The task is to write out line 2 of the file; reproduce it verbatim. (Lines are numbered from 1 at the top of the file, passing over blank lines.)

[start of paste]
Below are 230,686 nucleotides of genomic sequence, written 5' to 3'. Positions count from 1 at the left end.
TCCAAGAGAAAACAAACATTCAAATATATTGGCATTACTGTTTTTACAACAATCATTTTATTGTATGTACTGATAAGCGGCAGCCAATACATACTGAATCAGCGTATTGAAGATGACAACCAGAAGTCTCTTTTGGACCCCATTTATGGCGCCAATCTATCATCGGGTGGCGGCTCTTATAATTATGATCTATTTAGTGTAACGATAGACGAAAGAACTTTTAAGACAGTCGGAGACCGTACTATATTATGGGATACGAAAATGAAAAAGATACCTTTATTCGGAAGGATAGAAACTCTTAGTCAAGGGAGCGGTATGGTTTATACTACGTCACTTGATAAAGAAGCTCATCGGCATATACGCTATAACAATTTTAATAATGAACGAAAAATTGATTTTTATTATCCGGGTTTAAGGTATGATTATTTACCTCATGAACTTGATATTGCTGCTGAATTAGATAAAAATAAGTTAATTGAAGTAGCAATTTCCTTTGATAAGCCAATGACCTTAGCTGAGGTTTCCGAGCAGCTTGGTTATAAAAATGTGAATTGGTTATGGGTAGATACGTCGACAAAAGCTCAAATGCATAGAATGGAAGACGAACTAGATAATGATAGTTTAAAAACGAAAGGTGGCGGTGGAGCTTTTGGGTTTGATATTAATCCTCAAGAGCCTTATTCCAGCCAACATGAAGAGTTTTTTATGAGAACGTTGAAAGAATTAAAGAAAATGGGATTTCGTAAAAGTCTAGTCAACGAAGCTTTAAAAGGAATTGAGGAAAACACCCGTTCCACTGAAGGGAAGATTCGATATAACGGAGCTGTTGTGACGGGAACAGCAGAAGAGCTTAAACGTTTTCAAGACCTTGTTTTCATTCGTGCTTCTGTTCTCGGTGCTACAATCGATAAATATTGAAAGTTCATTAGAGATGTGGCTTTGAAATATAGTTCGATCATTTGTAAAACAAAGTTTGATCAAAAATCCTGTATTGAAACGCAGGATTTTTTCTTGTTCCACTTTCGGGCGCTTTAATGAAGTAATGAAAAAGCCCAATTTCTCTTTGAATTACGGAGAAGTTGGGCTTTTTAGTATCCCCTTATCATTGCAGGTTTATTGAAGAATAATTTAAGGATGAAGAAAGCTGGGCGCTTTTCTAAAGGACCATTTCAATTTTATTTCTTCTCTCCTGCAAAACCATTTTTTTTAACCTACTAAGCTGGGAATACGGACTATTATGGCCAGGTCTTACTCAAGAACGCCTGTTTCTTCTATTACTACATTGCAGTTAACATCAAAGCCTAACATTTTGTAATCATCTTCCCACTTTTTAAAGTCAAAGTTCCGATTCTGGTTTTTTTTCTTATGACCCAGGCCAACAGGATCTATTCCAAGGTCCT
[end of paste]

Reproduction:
TCCAAGAGAAAACAAACATTCAAATATATTGGCATTACTGTTTTTACAACAATCATTTTATTGTATGTACTGATAAGCGGCAGCCAATACATACTGAATCAGCGTATTGAAGATGACAACCAGAAGTCTCTTTTGGACCCCATTTATGGCGCCAATCTATCATCGGGTGGCGGCTCTTATAATTATGATCTATTTAGTGTAACGATAGACGAAAGAACTTTTAAGACAGTCGGAGACCGTACTATATTATGGGATACGAAAATGAAAAAGATACCTTTATTCGGAAGGATAGAAACTCTTAGTCAAGGGAGCGGTATGGTTTATACTACGTCACTTGATAAAGAAGCTCATCGGCATATACGCTATAACAATTTTAATAATGAACGAAAAATTGATTTTTATTATCCGGGTTTAAGGTATGATTATTTACCTCATGAACTTGATATTGCTGCTGAATTAGATAAAAATAAGTTAATTGAAGTAGCAATTTCCTTTGATAAGCCAATGACCTTAGCTGAGGTTTCCGAGCAGCTTGGTTATAAAAATGTGAATTGGTTATGGGTAGATACGTCGACAAAAGCTCAAATGCATAGAATGGAAGACGAACTAGATAATGATAGTTTAAAAACGAAAGGTGGCGGTGGAGCTTTTGGGTTTGATATTAATCCTCAAGAGCCTTATTCCAGCCAACATGAAGAGTTTTTTATGAGAACGTTGAAAGAATTAAAGAAAATGGGATTTCGTAAAAGTCTAGTCAACGAAGCTTTAAAAGGAATTGAGGAAAACACCCGTTCCACTGAAGGGAAGATTCGATATAACGGAGCTGTTGTGACGGGAACAGCAGAAGAGCTTAAACGTTTTCAAGACCTTGTTTTCATTCGTGCTTCTGTTCTCGGTGCTACAATCGATAAATATTGAAAGTTCATTAGAGATGTGGCTTTGAAATATAGTTCGATCATTTGTAAAACAAAGTTTGATCAAAAATCCTGTATTGAAACGCAGGATTTTTTCTTGTTCCACTTTCGGGCGCTTTAATGAAGTAATGAAAAAGCCCAATTTCTCTTTGAATTACGGAGAAGTTGGGCTTTTTAGTATCCCCTTATCATTGCAGGTTTATTGAAGAATAATTTAAGGATGAAGAAAGCTGGGCGCTTTTCTAAAGGACCATTTCAATTTTATTTCTTCTCTCCTGCAAAACCATTTTTTTTAACCTACTAAGCTGGGAATACGGACTATTATGGCCAGGTCTTACTCAAGAACGCCTGTTTCTTCTATTACTACATTGCAGTTAACATCAAAGCCTAACATTTTGTAATCATCTTCCCACTTTTTAAAGTCAAAGTTCCGATTCTGGTTTTTTTTCTTATGACCCAGGCCAACAGGATCTATTCCAAGGTCCT